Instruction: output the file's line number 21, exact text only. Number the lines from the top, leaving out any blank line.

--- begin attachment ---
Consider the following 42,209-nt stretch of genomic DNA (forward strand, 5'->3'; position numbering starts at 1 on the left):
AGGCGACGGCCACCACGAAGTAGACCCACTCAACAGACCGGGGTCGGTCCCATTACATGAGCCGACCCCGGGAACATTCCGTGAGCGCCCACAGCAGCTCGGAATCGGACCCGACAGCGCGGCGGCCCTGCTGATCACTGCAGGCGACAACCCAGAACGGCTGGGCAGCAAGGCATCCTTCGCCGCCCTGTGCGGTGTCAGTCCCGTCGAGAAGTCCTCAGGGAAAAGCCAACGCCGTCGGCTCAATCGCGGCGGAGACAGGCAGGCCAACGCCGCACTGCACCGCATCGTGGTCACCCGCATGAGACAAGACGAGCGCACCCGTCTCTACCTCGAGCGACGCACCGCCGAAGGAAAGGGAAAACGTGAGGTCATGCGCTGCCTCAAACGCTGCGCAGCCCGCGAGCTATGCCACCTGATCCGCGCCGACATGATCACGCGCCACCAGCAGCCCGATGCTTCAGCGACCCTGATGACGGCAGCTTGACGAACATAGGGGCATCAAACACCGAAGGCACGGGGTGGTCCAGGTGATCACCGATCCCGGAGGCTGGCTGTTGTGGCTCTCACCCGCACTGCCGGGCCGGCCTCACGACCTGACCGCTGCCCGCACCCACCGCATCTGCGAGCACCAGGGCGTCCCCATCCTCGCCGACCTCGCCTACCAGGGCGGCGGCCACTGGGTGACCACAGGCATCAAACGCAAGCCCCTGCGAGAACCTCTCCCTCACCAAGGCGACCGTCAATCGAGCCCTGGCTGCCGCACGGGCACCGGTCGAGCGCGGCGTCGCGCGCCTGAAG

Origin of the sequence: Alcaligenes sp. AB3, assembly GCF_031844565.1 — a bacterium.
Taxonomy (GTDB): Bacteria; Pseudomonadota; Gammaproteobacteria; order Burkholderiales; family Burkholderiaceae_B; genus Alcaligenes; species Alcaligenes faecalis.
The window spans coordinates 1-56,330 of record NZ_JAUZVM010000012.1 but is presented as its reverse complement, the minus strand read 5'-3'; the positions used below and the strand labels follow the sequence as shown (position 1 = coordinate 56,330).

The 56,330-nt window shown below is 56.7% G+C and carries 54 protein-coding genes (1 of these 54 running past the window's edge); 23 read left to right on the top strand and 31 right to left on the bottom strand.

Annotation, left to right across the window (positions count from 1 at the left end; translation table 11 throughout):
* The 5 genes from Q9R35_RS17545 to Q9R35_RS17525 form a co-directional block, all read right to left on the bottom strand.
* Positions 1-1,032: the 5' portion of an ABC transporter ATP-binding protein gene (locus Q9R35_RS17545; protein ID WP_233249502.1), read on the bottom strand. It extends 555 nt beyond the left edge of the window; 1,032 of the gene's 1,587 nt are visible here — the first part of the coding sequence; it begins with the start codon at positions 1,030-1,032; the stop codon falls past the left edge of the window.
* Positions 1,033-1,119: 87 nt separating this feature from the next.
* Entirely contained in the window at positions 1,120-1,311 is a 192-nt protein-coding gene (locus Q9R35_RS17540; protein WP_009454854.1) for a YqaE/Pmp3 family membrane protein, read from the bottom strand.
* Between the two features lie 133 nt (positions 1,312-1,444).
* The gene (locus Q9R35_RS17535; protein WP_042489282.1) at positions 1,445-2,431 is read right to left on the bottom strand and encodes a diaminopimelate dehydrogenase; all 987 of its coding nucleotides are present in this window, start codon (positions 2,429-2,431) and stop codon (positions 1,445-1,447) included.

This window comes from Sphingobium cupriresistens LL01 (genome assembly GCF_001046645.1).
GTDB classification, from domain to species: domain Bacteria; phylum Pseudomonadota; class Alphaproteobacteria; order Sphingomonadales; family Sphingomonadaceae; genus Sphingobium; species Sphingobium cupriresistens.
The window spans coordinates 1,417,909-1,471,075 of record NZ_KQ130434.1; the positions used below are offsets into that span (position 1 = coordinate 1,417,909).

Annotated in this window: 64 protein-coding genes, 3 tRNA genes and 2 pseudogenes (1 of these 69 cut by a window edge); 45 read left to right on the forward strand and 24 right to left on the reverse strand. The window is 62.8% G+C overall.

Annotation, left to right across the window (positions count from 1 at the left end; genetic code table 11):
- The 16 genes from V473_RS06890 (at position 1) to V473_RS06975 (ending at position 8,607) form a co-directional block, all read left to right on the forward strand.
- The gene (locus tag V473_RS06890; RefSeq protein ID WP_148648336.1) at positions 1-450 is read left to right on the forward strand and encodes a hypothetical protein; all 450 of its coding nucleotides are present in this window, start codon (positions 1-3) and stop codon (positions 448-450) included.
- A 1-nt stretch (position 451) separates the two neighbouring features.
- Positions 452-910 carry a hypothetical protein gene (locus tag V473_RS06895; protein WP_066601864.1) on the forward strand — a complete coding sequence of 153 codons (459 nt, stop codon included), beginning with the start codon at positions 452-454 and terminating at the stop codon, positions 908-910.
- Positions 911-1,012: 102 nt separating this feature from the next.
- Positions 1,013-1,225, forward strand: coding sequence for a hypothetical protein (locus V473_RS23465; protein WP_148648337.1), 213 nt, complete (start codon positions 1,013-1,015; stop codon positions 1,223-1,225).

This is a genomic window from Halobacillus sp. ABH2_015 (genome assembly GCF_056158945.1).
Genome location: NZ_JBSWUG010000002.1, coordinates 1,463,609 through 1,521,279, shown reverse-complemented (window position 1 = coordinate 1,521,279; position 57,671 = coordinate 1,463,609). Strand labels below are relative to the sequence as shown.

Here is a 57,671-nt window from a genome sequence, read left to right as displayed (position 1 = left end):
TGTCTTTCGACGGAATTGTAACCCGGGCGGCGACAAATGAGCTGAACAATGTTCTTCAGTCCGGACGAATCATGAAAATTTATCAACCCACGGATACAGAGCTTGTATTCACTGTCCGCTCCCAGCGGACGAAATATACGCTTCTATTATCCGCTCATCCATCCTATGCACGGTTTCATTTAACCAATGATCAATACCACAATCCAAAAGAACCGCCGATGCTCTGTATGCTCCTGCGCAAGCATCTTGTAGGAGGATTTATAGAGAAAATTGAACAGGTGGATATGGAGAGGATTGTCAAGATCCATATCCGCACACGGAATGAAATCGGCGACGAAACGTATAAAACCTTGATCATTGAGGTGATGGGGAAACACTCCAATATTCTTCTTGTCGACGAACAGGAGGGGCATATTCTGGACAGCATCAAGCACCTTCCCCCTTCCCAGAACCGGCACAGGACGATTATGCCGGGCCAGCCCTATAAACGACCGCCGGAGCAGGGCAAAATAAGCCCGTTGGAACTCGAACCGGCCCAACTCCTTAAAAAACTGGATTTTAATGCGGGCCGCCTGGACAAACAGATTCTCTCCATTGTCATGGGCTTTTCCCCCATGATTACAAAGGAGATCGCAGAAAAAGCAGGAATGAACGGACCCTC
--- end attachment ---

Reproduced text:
- A 1-nt stretch (position 451) separates the two neighbouring features.